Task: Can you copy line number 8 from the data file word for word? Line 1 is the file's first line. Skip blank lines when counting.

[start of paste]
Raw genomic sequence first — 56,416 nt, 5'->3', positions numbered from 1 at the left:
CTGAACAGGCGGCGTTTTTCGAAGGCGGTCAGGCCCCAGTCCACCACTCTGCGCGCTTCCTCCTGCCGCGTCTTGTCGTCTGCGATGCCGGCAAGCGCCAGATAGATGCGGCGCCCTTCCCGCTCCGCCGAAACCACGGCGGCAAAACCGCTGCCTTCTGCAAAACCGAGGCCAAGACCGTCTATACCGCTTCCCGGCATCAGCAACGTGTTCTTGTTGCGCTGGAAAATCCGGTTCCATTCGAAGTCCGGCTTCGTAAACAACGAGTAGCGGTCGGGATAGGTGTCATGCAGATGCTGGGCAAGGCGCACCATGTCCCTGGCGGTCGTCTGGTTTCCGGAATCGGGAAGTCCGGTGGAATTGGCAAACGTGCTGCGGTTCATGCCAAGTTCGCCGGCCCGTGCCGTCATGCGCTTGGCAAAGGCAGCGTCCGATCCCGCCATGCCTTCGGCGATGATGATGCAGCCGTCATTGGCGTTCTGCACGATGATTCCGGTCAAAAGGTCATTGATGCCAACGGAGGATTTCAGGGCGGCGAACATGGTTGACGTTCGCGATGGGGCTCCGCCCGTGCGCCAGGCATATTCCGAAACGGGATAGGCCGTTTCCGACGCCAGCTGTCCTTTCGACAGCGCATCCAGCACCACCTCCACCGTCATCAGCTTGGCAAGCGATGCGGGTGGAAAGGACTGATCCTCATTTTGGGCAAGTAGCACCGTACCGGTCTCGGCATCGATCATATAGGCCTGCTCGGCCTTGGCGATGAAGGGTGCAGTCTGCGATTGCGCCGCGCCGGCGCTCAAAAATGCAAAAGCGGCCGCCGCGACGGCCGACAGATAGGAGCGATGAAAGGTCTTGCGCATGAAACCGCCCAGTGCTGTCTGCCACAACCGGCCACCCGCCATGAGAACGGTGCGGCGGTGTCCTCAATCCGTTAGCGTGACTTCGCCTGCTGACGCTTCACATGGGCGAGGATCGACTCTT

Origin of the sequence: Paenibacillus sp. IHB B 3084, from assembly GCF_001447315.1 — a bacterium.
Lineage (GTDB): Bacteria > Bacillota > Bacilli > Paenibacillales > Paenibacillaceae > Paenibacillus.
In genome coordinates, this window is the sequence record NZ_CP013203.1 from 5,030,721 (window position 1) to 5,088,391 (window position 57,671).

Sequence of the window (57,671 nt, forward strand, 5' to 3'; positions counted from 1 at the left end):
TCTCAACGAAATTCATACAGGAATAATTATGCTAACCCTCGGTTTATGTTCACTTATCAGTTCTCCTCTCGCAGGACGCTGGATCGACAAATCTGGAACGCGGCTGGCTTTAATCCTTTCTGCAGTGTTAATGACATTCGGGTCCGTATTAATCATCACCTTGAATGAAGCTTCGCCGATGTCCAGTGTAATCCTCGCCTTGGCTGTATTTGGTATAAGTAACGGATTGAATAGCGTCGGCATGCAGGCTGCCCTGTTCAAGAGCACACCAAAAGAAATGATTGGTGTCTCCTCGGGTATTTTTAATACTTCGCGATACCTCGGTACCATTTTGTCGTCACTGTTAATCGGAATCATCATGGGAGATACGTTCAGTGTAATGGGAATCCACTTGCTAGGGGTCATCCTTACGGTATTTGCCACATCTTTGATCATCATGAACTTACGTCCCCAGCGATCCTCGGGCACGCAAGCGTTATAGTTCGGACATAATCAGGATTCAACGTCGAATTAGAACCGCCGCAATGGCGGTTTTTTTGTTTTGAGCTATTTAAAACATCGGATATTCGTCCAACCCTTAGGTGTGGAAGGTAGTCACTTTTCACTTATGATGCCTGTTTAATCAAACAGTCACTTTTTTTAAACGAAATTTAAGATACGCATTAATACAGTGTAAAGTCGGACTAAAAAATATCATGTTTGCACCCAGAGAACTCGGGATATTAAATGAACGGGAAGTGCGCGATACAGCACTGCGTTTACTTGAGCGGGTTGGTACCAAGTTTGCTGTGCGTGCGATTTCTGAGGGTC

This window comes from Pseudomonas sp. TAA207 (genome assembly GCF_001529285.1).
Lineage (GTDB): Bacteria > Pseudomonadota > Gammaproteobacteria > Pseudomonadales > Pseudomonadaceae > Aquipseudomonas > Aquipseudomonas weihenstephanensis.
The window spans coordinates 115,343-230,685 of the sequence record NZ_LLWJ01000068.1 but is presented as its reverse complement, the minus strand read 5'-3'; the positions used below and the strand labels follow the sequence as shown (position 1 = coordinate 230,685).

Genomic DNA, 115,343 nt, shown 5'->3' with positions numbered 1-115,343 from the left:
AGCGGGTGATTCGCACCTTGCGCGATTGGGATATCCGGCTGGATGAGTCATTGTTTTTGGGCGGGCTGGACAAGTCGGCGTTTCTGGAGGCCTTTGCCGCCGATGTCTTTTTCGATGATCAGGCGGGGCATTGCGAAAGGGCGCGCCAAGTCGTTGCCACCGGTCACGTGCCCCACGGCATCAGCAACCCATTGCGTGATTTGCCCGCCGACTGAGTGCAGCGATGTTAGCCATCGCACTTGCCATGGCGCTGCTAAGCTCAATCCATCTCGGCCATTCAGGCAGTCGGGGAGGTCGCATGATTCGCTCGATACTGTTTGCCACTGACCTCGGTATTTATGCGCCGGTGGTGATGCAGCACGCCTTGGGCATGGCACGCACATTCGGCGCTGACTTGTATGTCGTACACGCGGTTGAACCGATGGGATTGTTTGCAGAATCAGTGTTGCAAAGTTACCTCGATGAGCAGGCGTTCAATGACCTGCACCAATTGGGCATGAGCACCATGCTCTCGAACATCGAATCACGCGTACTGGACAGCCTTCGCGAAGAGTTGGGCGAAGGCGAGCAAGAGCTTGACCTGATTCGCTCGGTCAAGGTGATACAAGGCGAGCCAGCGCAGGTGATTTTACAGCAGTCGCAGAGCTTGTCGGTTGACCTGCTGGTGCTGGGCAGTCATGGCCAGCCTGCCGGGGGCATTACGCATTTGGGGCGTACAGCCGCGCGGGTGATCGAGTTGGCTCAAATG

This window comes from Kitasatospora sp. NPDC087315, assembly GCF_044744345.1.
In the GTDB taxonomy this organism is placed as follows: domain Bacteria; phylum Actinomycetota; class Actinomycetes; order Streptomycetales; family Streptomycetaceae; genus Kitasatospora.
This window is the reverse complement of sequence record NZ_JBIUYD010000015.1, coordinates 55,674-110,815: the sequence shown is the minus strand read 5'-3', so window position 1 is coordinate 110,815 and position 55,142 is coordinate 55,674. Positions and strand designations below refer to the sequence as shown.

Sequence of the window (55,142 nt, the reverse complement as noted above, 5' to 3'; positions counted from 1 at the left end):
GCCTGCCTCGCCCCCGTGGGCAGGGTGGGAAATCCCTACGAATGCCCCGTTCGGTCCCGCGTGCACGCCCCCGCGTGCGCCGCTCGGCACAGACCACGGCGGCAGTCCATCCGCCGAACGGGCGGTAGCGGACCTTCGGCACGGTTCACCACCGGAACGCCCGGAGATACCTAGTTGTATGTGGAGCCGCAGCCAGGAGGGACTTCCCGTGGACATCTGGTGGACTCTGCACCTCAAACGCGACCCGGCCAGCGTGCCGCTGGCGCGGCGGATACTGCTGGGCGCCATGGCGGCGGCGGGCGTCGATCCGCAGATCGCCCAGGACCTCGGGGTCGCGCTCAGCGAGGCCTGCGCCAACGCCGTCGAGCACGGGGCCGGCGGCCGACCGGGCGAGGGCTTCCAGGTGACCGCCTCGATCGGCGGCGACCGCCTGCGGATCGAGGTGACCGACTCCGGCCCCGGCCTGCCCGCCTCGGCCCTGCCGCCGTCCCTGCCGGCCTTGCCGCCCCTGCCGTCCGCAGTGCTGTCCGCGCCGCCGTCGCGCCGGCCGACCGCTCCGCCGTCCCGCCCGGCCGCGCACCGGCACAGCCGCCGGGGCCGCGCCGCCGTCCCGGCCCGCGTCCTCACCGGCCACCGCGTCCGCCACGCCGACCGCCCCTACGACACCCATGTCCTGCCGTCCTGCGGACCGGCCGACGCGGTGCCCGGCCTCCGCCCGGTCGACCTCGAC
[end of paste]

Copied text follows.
This window comes from Pseudomonas sp. TAA207 (genome assembly GCF_001529285.1).